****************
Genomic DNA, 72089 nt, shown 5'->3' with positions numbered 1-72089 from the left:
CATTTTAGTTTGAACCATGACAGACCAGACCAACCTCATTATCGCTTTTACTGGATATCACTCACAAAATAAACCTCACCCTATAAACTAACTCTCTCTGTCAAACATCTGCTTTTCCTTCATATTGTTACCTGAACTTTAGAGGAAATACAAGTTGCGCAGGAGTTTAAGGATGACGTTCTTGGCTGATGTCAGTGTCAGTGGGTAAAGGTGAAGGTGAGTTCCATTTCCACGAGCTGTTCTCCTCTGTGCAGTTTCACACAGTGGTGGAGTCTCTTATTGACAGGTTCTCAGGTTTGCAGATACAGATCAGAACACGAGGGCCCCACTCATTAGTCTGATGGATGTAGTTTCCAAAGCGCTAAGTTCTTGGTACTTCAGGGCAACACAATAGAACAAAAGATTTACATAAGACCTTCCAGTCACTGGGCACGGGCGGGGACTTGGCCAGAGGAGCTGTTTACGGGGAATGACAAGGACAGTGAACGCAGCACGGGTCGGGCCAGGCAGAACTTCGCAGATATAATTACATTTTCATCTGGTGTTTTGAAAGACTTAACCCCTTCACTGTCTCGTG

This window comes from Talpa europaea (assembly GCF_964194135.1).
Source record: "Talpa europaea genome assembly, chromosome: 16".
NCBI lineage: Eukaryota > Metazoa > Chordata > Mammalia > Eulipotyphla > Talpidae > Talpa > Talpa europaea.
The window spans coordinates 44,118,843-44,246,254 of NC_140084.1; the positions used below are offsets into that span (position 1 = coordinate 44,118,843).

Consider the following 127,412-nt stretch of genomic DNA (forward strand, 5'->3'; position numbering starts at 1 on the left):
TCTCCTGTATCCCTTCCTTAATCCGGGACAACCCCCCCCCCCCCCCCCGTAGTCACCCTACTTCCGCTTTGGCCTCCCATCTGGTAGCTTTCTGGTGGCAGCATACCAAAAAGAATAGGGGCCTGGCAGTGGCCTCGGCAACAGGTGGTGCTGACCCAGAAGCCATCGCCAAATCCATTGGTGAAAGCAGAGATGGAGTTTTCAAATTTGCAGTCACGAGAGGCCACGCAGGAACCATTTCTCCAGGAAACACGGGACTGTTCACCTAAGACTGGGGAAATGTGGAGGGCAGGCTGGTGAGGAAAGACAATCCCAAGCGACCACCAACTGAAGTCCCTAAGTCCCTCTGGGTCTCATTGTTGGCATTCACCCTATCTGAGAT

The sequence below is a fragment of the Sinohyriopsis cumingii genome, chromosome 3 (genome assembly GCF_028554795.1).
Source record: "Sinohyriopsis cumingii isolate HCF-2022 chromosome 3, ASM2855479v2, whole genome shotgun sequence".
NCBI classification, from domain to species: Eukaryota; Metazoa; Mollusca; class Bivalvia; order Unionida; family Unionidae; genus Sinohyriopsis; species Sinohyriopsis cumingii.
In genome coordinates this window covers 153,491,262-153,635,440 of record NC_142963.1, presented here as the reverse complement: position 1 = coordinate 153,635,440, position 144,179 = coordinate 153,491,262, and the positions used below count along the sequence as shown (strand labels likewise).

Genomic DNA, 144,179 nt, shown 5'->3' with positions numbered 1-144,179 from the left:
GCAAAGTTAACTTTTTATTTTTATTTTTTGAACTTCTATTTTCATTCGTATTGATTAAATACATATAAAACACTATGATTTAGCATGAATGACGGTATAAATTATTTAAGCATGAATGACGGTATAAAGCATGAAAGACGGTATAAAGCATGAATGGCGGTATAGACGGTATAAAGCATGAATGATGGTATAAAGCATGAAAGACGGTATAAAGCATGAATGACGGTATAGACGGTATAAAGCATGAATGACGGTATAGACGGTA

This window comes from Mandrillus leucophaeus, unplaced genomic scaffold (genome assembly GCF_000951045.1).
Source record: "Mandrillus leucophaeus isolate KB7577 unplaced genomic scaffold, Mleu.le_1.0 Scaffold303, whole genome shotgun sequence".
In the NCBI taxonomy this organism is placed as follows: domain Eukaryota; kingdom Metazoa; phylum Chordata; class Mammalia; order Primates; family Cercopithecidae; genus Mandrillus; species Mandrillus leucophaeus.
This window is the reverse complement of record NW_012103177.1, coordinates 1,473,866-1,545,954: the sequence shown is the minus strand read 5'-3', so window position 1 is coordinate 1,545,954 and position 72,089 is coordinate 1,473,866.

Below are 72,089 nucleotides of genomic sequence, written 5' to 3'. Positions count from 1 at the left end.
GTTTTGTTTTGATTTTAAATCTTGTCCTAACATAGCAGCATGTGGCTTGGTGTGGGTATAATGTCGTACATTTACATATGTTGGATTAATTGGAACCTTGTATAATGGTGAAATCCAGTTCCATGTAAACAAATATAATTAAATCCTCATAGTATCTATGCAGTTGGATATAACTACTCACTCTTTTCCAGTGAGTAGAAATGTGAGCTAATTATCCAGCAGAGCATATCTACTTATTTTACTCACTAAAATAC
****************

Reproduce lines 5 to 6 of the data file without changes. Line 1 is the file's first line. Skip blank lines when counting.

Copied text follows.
NCBI lineage: Eukaryota > Metazoa > Chordata > Mammalia > Eulipotyphla > Talpidae > Talpa > Talpa europaea.
The window spans coordinates 44,118,843-44,246,254 of NC_140084.1; the positions used below are offsets into that span (position 1 = coordinate 44,118,843).